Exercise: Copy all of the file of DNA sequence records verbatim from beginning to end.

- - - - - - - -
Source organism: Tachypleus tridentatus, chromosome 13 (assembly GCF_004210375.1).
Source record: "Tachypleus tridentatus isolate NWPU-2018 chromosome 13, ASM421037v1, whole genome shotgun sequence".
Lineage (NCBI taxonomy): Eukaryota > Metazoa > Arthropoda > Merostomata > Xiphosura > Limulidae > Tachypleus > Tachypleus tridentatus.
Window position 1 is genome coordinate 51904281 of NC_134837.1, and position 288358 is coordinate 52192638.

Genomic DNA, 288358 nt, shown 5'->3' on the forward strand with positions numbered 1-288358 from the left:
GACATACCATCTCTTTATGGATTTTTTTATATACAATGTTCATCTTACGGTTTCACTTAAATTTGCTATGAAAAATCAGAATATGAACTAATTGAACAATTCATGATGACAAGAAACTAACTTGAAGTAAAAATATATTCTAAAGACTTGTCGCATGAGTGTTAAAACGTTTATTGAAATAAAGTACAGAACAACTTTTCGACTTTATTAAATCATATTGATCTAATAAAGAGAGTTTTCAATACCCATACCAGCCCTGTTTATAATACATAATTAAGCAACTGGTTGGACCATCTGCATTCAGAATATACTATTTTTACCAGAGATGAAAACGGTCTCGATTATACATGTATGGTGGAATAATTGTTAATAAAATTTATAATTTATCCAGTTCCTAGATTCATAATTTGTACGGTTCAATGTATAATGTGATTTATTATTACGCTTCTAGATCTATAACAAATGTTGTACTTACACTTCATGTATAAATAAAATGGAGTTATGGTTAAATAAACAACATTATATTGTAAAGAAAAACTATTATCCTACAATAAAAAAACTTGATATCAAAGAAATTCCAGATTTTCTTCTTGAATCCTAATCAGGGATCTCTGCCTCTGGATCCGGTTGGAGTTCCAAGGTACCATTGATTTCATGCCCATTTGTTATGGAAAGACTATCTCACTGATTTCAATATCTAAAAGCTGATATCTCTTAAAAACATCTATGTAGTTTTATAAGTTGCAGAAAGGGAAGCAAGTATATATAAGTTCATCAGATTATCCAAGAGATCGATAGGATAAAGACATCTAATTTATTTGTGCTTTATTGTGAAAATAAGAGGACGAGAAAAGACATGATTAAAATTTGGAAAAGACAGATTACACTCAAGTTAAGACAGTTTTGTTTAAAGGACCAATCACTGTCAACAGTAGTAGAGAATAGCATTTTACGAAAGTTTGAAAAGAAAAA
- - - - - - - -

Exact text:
Source organism: Tachypleus tridentatus, chromosome 13 (assembly GCF_004210375.1).
Source record: "Tachypleus tridentatus isolate NWPU-2018 chromosome 13, ASM421037v1, whole genome shotgun sequence".
Lineage (NCBI taxonomy): Eukaryota > Metazoa > Arthropoda > Merostomata > Xiphosura > Limulidae > Tachypleus > Tachypleus tridentatus.
Window position 1 is genome coordinate 51904281 of NC_134837.1, and position 288358 is coordinate 52192638.

Genomic DNA, 288358 nt, shown 5'->3' on the forward strand with positions numbered 1-288358 from the left:
GACATACCATCTCTTTATGGATTTTTTTATATACAATGTTCATCTTACGGTTTCACTTAAATTTGCTATGAAAAATCAGAATATGAACTAATTGAACAATTCATGATGACAAGAAACTAACTTGAAGTAAAAATATATTCTAAAGACTTGTCGCATGAGTGTTAAAACGTTTATTGAAATAAAGTACAGAACAACTTTTCGACTTTATTAAATCATATTGATCTAATAAAGAGAGTTTTCAATACCCATACCAGCCCTGTTTATAATACATAATTAAGCAACTGGTTGGACCATCTGCATTCAGAATATACTATTTTTACCAGAGATGAAAACGGTCTCGATTATACATGTATGGTGGAATAATTGTTAATAAAATTTATAATTTATCCAGTTCCTAGATTCATAATTTGTACGGTTCAATGTATAATGTGATTTATTATTACGCTTCTAGATCTATAACAAATGTTGTACTTACACTTCATGTATAAATAAAATGGAGTTATGGTTAAATAAACAACATTATATTGTAAAGAAAAACTATTATCCTACAATAAAAAAACTTGATATCAAAGAAATTCCAGATTTTCTTCTTGAATCCTAATCAGGGATCTCTGCCTCTGGATCCGGTTGGAGTTCCAAGGTACCATTGATTTCATGCCCATTTGTTATGGAAAGACTATCTCACTGATTTCAATATCTAAAAGCTGATATCTCTTAAAAACATCTATGTAGTTTTATAAGTTGCAGAAAGGGAAGCAAGTATATATAAGTTCATCAGATTATCCAAGAGATCGATAGGATAAAGACATCTAATTTATTTGTGCTTTATTGTGAAAATAAGAGGACGAGAAAAGACATGATTAAAATTTGGAAAAGACAGATTACACTCAAGTTAAGACAGTTTTGTTTAAAGGACCAATCACTGTCAACAGTAGTAGAGAATAGCATTTTACGAAAGTTTGAAAAGAAAAA